How to Manage or Avoid Carpal Tunnel Syndrome
by Nick A. Titley, M.S., NPI-Certified Posture Specialist
If you spend large amounts of your time on a computer or mobile device then you most certainly need to understand carpal tunnel syndrome and how it develops. Are you ignoring a stubborn tingling or numb pain in your wrists? You may already have symptoms and not realize it. This article is for everyone as anyone can develop the symptoms of carpal tunnel syndrome and not realize it.
The National Institute of Neurological Disorders and Stroke (NIH) website says that carpal tunnel syndrome (CTS) occurs when the median nerve, a nerve that runs from the forearm into the palm, becomes pressed or squeezed at the wrist. This median nerve controls sensations in the palm side of the thumb and fingers, and is also responsible for sending impulses to some of the small muscles in the hand that allow it to move.
NIH also explains that the carpal tunnel—a narrow, rigid passageway of ligament and bones at the base of your hand—houses the median nerve and tendons. Swelling or thickening from irritated tendons causes the tunnel to narrow and compresses your median nerve. The results are painful; You may also suffer weakness or numbness in your hand and wrist that radiates up the arm. If this pain becomes persistent, you may already have carpal tunnel syndrome.
Carpal tunnel syndrome (CTS) starts gradually and is known for intermittent numbness and tingling in your thumb, index and middle fingers. Women are three times more likely than men to develop CTS, because the carpal tunnel may be smaller in women. The dominant hand is usually affected first and produces the most severe pain. The Mayo Clinic website says that you may experience numbness while performing various activities of daily living and you may also drop things due to weakness in your thumb’s pinching muscles.
The National Health Service (NHS) website lists a number of factors that contribute to CTS’s development. A family history of CTS, pregnancy, wrist injuries, health problems like diabetes and rheumatoid arthritis, and strenuous, repetitive work can cause this issue to develop. If CTS becomes severe, you may need surgery to sever the band of tissue around the wrist to reduce pressure on the median nerve.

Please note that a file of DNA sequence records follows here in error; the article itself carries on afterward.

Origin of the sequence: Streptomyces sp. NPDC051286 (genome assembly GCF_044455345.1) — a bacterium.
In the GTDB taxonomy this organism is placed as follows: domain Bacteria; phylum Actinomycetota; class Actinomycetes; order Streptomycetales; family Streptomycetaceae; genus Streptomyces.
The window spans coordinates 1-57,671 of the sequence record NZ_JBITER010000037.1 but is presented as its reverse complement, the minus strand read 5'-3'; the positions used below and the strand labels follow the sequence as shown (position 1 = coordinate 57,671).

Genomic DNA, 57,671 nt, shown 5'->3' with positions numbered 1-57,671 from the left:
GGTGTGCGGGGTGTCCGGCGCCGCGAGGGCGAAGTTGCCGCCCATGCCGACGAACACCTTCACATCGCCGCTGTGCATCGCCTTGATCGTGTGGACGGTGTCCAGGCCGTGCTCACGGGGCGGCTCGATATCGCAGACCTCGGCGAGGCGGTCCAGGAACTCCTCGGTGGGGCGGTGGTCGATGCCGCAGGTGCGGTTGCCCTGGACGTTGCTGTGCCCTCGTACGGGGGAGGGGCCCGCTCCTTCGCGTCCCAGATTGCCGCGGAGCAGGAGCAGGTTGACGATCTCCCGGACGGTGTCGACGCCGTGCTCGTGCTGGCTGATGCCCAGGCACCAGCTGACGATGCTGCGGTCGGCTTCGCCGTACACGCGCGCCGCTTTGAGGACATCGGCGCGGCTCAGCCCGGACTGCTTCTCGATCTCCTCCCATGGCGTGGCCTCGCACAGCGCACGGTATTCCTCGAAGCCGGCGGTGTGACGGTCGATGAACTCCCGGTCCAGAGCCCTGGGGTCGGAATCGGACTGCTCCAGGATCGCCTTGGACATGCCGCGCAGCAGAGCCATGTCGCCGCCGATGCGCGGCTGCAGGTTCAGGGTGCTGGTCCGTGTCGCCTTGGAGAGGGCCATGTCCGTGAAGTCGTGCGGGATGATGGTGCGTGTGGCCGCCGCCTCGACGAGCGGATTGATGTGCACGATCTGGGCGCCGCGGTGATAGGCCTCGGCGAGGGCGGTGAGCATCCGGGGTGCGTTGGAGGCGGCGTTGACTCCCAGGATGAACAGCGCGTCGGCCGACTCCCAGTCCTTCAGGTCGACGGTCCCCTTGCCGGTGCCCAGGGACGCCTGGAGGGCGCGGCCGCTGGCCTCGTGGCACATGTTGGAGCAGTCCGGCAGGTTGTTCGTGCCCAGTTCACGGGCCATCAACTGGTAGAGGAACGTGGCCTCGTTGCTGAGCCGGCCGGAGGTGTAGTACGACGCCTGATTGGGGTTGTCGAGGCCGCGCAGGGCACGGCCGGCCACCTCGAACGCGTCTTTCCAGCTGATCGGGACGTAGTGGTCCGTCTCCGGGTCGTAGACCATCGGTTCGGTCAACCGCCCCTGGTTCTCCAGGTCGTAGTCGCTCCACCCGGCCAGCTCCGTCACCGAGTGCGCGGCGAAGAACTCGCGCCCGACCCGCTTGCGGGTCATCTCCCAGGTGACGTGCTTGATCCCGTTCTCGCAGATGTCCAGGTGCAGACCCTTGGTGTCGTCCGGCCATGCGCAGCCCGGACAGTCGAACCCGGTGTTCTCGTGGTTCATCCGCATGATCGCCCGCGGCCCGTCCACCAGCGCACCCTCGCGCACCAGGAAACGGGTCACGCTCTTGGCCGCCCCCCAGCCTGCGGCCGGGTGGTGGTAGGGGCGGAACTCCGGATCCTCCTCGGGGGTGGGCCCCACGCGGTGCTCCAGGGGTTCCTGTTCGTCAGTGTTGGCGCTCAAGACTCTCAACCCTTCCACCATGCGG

When you hear carpal tunnel syndrome, most people think of desk jobs, however CTS is not confined to just manufacturing, assembly line or office work; if you engage your wrists daily (e.g. typing, drawing, writing, hairdressing) then you could develop it. You can also develop CTS if you have poor wrist alignment and use improper form while exercising. While a number of factors contribute to this problem it only affects adults and it’s an overuse injury that can be treated.
Take a moment to consider all that you’ve read thus far; please understand that CTS can be treated and in most cases avoided, do not allow this to become a part of your life. Start taking breaks during your job. Stretch your wrists often and allow your arms to sit comfortably in neutral position whenever possible, i.e. arms at your sides with your palms facing inward or toward the body in a relaxed position.
Be aware that weak wrist flexors and extensors contribute toward CTS. Strengthen your wrists by performing exercises and, once again, ensure you stretch them frequently. You need to pay attention to your wrists while engaging in your activities of daily living. Look at the way you use your wrists while driving and performing exercises. Your wrists should be relaxed and not constantly flexed or tensed, and if at all possible kept in neutral position i.e. palms facing toward the body.
Carpal tunnel syndrome is an overuse injury that causes pain, numbness and tingling in the wrist. It can become so severe that you need surgery. CTS can be avoided by proper wrist alignment, exercise and stretching, and by paying closer attention to the way you perform your daily activities. Try to reduce repetitive motions and employ proper care techniques.
- “Carpal Tunnel Syndrome: Fact Sheet.” Carpal Tunnel Syndrome: Fact Sheet. The National Institute of Neurological Disorders and Stroke, 17 Apr. 2015. Web. 22 Oct. 2015.
- “Carpal Tunnel Syndrome.” Mayo Clinic. Mayo Clinic, 2 Apr. 2014. Web. 22 Oct. 2015.
- “Carpal Tunnel Syndrome .” Carpal Tunnel Syndrome. National Health Service, 18 Sept. 2014. Web. 22 Oct. 2015.